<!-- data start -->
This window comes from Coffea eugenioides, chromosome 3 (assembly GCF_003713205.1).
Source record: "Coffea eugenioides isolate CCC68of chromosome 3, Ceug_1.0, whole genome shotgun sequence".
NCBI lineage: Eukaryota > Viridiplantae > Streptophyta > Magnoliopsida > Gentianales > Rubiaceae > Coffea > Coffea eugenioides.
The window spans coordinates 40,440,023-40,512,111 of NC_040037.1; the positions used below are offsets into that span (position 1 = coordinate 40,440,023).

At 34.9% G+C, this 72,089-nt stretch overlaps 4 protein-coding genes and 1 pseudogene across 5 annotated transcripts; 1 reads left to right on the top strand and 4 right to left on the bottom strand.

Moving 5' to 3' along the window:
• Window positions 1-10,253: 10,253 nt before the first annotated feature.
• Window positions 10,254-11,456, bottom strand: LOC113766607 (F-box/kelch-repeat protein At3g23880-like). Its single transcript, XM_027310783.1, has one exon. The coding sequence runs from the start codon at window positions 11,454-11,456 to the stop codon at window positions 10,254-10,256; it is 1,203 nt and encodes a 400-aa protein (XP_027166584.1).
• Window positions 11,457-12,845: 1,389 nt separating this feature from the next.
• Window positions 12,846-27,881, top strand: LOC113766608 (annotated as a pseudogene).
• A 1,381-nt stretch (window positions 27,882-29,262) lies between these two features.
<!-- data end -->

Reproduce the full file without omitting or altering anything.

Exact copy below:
This window comes from Coffea eugenioides, chromosome 3 (assembly GCF_003713205.1).
Source record: "Coffea eugenioides isolate CCC68of chromosome 3, Ceug_1.0, whole genome shotgun sequence".
NCBI lineage: Eukaryota > Viridiplantae > Streptophyta > Magnoliopsida > Gentianales > Rubiaceae > Coffea > Coffea eugenioides.
The window spans coordinates 40,440,023-40,512,111 of NC_040037.1; the positions used below are offsets into that span (position 1 = coordinate 40,440,023).

At 34.9% G+C, this 72,089-nt stretch overlaps 4 protein-coding genes and 1 pseudogene across 5 annotated transcripts; 1 reads left to right on the top strand and 4 right to left on the bottom strand.

Moving 5' to 3' along the window:
• Window positions 1-10,253: 10,253 nt before the first annotated feature.
• Window positions 10,254-11,456, bottom strand: LOC113766607 (F-box/kelch-repeat protein At3g23880-like). Its single transcript, XM_027310783.1, has one exon. The coding sequence runs from the start codon at window positions 11,454-11,456 to the stop codon at window positions 10,254-10,256; it is 1,203 nt and encodes a 400-aa protein (XP_027166584.1).
• Window positions 11,457-12,845: 1,389 nt separating this feature from the next.
• Window positions 12,846-27,881, top strand: LOC113766608 (annotated as a pseudogene).
• A 1,381-nt stretch (window positions 27,882-29,262) lies between these two features.